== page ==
"I understand that Dave is a very dangerous person to talk about at the moment," Tatum began in his post. "I understand and hate that he has hurt so many people with things he has said."
"Any human can hurt someone (usually cause they're hurt) but any human can heal and heal others just the same," he continued.
"This little piece healed me back in the day. I can't forget that," Tatum added.
In his Instagram Story post, the "Magic Mike" star re-shared an Instagram video that featured a clip of Chappelle's acceptance speech from when won the 2019 Mark Twain Prize for American Humor.
"I was a soft kid. I was sensitive, I'd cry easy and I would be scared to fistfight," Chappelle said during his speech, as shown in the clip Tatum shared, below. "My mother used to tell me this thing… 'Son, sometimes you have to be a lion so you can be the lamb you really are.' I talk this s--- like a lion. I'm not afraid of any of you. When it comes word to word, I will gab with the best of them, just so I can chill and be me."
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"And that's why I love my art form, because I understand every practitioner of it. Whether I agree with them or not, I know where they're coming from," Chappelle added. "They want to be heard. They've got something to say. There's something they noticed. They just want to be understood. I loved this genre. It saved my life."
Despite sharing the clip of Chappelle, Tatum stressed, "This does not excuse anything hurtful tho to be clear."
There has been a public outcry over Chappelle's special, "The Closer," following its release on Netflix earlier this month, notably among transgender viewers, including trans Netflix staffers.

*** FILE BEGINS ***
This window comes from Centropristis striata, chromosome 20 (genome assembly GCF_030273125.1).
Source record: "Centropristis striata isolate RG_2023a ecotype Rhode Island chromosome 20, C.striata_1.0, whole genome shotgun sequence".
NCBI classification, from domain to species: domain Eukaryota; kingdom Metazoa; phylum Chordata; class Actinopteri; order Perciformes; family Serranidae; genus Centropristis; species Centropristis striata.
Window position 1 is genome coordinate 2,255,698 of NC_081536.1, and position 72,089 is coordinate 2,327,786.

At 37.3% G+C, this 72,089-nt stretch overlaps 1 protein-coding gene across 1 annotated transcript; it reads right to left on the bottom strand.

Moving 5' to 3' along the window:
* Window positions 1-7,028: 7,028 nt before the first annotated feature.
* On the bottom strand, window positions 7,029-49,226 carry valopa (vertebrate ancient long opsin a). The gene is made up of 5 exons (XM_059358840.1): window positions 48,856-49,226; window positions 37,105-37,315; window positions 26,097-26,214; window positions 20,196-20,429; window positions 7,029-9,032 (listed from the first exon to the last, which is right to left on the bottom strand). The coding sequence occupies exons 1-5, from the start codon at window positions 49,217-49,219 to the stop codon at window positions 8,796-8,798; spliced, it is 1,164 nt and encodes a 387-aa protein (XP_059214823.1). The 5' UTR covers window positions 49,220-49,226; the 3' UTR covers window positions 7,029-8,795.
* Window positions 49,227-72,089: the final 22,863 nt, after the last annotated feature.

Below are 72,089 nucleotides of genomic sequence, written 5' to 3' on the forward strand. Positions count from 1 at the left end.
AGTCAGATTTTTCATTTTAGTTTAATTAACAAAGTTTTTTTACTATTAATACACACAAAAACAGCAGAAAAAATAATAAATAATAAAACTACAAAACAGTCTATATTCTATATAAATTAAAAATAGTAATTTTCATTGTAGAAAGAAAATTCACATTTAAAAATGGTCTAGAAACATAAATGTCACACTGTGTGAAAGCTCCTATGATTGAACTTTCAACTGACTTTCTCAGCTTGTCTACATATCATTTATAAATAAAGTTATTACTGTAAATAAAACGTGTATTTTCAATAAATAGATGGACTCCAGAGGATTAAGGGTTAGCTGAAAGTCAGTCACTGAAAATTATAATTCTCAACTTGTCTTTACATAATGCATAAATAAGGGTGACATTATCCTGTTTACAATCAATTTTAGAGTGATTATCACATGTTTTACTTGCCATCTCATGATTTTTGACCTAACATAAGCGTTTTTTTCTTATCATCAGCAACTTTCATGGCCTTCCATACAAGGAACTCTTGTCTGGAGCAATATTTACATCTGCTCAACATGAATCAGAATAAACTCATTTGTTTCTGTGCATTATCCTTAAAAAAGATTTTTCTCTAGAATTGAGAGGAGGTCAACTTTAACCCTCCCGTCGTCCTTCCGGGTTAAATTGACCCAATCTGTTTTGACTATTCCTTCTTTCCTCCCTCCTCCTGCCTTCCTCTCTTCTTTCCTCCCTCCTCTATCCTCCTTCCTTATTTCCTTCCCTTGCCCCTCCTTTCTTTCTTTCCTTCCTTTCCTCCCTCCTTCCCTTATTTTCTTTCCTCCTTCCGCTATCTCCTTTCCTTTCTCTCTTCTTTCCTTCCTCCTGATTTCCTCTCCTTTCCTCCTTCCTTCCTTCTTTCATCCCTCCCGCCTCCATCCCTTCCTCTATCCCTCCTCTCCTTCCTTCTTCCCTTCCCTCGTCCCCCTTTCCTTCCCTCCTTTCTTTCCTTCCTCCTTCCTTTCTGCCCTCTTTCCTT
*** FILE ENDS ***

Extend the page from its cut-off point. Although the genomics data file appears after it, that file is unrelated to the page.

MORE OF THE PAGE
Amid the criticism, Netflix co-CEO Ted Sarandos has continued to defend Chappelle's controversial special. According to Variety, Sarandos sent two memos to Netflix staff earlier this month, with the first being sent to top leadership and the second being sent to all staff. In the second email, Sarandos said the stand-up special would not be removed from the platform because it "doesn't directly translate to real-world harm."
He then said that Chappelle's voice is just one voice among many. "We are working hard to ensure marginalized communities aren't defined by a single story," he wrote in his memo. "So we have 'Sex Education,' 'Orange is the New Black,' 'Control Z,' Hannah Gadsby and Dave Chappelle all on Netflix. Key to this is increasing diversity on the content team itself."
Australian comedian Hannah Gadsby -- who gained international acclaim for her Netflix stand-up comedy special/confessional "Nannette" -- trashed Sarandos for citing her in Chappelle's defense. See her reaction here.
Meanwhile, as noted by Variety, transgender staffers at Netflix are planning a virtual walkout -- as many work from home -- on Wednesday in protest of Sarandos's memos and ongoing support of Chappelle's special.
As for Chappelle himself, TMZ has noted that the comedian doesn't seem bothered by the negative reactions at all.